American-based miner, Freeport-McMoRan Inc., (NYSE: FCX) expect the production of its Indonesia around 1.3 billion pounds of copper or 589,670 tones in this year from 2020 produced 366,956 tones of copper - Photo by Freeport Indonesia Office

JAKARTA (TheInsiderStories) – The Government of Indonesia has received a Rp1.4 trillion (approx. US$112 million) payout from PT Freeport Indonesia, a subsidiary of US-based Freeport McMoRan Inc. (NYSE: FCX), as a dividend payment for 2017. This becomes the first payment disbursed since the company suffered three years of losses in a row, according to Askolani, an official from Finance Ministry, as reported on Monday (15/1).

Throughout 2017, the non-tax revenue from the mineral and coal sector reached Rp40.6 trillion (US$2.84 billion), surpassing the full-year target of Rp32.7 trillion. The increase in coal production has played a role in boosting the government’s collection of revenues.

Indonesian regional and central government officials on Friday signed an agreement with state holding company PT Indonesia Asahan Aluminium (Inalum) that lays the foundation for the transfer of Freeport McMoRan giant Grasberg copper mine to local control.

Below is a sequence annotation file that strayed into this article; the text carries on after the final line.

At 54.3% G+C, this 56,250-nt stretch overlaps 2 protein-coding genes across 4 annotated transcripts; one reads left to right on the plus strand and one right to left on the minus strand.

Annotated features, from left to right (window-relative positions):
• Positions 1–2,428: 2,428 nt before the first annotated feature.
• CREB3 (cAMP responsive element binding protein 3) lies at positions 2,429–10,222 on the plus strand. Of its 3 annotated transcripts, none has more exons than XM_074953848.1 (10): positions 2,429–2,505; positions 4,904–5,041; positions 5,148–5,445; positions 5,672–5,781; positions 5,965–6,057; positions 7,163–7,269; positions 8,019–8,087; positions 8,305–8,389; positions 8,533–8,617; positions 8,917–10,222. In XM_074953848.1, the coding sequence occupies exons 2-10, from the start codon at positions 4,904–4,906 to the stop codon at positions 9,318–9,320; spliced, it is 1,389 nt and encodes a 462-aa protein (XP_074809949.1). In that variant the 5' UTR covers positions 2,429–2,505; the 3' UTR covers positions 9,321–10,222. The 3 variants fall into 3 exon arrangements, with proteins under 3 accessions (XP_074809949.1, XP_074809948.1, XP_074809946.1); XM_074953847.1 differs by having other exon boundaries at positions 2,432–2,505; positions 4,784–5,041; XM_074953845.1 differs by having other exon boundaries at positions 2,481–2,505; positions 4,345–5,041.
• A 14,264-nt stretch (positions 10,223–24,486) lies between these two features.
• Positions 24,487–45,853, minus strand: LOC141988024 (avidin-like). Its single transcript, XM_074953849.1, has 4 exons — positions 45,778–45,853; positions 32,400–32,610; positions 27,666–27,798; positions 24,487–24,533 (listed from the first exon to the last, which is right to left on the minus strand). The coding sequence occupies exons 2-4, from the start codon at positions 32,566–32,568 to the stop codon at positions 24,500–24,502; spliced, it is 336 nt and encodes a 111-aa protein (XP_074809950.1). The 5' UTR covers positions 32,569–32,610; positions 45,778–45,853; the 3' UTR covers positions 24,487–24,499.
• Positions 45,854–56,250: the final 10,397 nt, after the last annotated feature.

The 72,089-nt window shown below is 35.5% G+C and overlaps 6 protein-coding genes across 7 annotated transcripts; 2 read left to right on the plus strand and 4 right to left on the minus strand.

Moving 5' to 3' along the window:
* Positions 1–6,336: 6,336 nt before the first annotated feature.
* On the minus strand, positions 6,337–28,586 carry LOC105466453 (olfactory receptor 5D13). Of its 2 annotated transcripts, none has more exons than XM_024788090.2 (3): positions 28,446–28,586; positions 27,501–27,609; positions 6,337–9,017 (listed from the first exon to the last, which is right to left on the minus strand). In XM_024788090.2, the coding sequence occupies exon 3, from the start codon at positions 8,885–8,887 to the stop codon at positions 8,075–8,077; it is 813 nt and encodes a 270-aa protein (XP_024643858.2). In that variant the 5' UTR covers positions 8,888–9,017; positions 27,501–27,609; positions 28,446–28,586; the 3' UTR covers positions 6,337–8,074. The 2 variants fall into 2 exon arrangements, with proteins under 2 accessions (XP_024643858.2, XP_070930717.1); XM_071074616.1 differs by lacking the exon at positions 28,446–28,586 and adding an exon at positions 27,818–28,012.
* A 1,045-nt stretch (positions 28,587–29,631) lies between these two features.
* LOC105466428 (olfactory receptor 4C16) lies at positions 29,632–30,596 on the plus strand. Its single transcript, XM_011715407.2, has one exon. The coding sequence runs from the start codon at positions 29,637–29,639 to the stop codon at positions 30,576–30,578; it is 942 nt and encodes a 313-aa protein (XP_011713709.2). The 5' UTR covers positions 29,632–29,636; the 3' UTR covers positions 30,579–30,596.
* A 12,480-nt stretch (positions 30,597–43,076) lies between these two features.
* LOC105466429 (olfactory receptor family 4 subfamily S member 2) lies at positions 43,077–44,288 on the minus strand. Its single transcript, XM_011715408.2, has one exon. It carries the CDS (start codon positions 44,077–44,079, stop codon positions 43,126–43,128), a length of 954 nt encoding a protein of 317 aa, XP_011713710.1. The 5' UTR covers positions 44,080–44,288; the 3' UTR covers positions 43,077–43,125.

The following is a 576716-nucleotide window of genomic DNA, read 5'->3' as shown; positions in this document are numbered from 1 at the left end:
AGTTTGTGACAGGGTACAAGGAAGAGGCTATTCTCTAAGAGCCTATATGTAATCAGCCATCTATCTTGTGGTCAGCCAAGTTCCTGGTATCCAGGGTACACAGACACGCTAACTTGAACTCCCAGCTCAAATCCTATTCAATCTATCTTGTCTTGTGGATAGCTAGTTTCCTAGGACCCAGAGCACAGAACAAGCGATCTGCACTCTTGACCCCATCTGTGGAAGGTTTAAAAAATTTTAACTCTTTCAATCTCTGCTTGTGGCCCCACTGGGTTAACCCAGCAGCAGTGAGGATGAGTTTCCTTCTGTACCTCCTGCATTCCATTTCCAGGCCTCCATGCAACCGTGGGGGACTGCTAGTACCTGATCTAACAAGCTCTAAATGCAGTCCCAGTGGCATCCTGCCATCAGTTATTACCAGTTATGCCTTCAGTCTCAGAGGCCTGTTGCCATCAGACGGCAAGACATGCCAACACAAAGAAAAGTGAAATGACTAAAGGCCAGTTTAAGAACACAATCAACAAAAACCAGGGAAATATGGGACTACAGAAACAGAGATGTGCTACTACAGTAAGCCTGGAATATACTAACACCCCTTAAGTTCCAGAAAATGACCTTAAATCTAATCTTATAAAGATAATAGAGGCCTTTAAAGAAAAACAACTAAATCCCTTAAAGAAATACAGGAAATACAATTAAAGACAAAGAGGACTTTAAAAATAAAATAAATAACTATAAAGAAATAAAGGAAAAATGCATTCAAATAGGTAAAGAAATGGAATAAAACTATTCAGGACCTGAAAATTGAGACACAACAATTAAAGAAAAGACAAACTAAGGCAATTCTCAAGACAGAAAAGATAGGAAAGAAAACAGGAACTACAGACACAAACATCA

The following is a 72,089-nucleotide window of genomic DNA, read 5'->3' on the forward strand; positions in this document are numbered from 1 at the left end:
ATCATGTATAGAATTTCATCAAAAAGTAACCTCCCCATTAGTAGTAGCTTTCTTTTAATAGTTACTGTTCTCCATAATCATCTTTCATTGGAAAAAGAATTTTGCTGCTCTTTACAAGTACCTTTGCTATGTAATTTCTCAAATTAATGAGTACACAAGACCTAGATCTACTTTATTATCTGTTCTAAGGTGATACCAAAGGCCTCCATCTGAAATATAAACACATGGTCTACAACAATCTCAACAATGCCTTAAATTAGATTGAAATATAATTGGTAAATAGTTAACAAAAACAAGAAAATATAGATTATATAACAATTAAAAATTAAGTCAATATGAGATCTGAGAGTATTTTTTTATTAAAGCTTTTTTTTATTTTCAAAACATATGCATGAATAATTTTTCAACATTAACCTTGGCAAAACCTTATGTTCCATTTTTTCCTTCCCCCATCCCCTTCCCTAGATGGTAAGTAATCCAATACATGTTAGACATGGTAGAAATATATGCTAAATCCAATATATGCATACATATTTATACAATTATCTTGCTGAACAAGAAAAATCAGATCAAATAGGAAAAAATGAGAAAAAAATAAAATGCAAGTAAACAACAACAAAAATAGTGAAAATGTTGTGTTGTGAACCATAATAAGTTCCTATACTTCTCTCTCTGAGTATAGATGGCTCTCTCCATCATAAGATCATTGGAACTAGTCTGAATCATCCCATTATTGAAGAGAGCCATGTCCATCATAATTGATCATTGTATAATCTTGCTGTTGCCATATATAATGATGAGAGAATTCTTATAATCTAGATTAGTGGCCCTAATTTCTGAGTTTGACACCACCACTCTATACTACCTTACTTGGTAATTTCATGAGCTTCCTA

Currently, the government has extended Freeport’s permit until June 30, to allow the miner to continue exporting copper concentrate while company representatives and government officials pursue intensive discussions around Freeport’s future operations in the country (started in early 2017). A previous extension on the permit was to expire on January 10.

Finance Minister Sri Mulyani Indrawati said that the negotiations, focused on contract extension, divestment, smelter construction and fiscal and legal obligations, are nearly complete. Thus, Freeport is expected to receive a permanent permit before the June deadline.

The whole process began early last year because of building public rage over foreign ownership of the Grasberg copper-gold mine, Indonesia’s biggest copper asset. Following the people’s outburst, President Joko Widodo made it his mission to push mining companies to divest majority stakes if they intended to continue operating in the country.